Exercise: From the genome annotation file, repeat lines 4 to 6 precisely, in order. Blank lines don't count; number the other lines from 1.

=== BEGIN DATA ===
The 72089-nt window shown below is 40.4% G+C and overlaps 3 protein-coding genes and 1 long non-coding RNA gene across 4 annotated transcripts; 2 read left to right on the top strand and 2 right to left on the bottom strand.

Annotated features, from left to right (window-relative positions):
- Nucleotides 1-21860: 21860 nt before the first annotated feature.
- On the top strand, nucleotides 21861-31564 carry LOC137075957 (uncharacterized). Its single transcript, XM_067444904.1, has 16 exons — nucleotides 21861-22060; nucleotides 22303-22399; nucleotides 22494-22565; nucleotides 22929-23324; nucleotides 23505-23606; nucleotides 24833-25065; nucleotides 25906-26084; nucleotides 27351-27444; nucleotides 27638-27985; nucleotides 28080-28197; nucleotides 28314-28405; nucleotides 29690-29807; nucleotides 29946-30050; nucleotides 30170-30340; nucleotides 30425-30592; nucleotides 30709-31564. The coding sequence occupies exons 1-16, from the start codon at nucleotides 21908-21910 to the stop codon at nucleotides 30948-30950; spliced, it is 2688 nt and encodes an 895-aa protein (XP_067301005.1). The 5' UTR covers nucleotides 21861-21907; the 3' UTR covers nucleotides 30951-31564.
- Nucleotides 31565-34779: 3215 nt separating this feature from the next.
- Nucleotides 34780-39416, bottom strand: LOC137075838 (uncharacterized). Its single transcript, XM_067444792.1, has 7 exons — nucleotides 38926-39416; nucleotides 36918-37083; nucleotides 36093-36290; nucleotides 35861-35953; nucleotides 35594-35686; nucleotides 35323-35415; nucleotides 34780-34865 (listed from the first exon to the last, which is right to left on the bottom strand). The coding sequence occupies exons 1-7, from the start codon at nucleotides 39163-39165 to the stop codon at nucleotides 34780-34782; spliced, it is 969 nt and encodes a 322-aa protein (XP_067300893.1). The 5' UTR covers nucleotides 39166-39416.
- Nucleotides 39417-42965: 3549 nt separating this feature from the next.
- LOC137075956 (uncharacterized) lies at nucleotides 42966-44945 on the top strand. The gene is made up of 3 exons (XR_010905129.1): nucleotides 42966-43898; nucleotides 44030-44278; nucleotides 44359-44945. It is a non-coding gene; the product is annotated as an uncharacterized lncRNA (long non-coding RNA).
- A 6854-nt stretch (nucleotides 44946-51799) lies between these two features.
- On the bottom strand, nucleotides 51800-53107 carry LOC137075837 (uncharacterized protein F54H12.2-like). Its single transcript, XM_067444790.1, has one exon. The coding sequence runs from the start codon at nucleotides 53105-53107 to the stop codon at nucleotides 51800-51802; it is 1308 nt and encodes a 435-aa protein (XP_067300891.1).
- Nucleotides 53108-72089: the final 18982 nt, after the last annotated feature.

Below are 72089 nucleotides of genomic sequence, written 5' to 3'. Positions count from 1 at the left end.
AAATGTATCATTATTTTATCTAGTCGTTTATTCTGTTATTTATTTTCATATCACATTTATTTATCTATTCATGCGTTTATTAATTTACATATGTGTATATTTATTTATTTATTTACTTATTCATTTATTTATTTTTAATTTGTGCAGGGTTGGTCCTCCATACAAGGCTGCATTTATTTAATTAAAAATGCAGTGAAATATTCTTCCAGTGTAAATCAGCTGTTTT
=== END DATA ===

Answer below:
- On the top strand, nucleotides 21861-31564 carry LOC137075957 (uncharacterized). Its single transcript, XM_067444904.1, has 16 exons — nucleotides 21861-22060; nucleotides 22303-22399; nucleotides 22494-22565; nucleotides 22929-23324; nucleotides 23505-23606; nucleotides 24833-25065; nucleotides 25906-26084; nucleotides 27351-27444; nucleotides 27638-27985; nucleotides 28080-28197; nucleotides 28314-28405; nucleotides 29690-29807; nucleotides 29946-30050; nucleotides 30170-30340; nucleotides 30425-30592; nucleotides 30709-31564. The coding sequence occupies exons 1-16, from the start codon at nucleotides 21908-21910 to the stop codon at nucleotides 30948-30950; spliced, it is 2688 nt and encodes an 895-aa protein (XP_067301005.1). The 5' UTR covers nucleotides 21861-21907; the 3' UTR covers nucleotides 30951-31564.
- Nucleotides 31565-34779: 3215 nt separating this feature from the next.
- Nucleotides 34780-39416, bottom strand: LOC137075838 (uncharacterized). Its single transcript, XM_067444792.1, has 7 exons — nucleotides 38926-39416; nucleotides 36918-37083; nucleotides 36093-36290; nucleotides 35861-35953; nucleotides 35594-35686; nucleotides 35323-35415; nucleotides 34780-34865 (listed from the first exon to the last, which is right to left on the bottom strand). The coding sequence occupies exons 1-7, from the start codon at nucleotides 39163-39165 to the stop codon at nucleotides 34780-34782; spliced, it is 969 nt and encodes a 322-aa protein (XP_067300893.1). The 5' UTR covers nucleotides 39166-39416.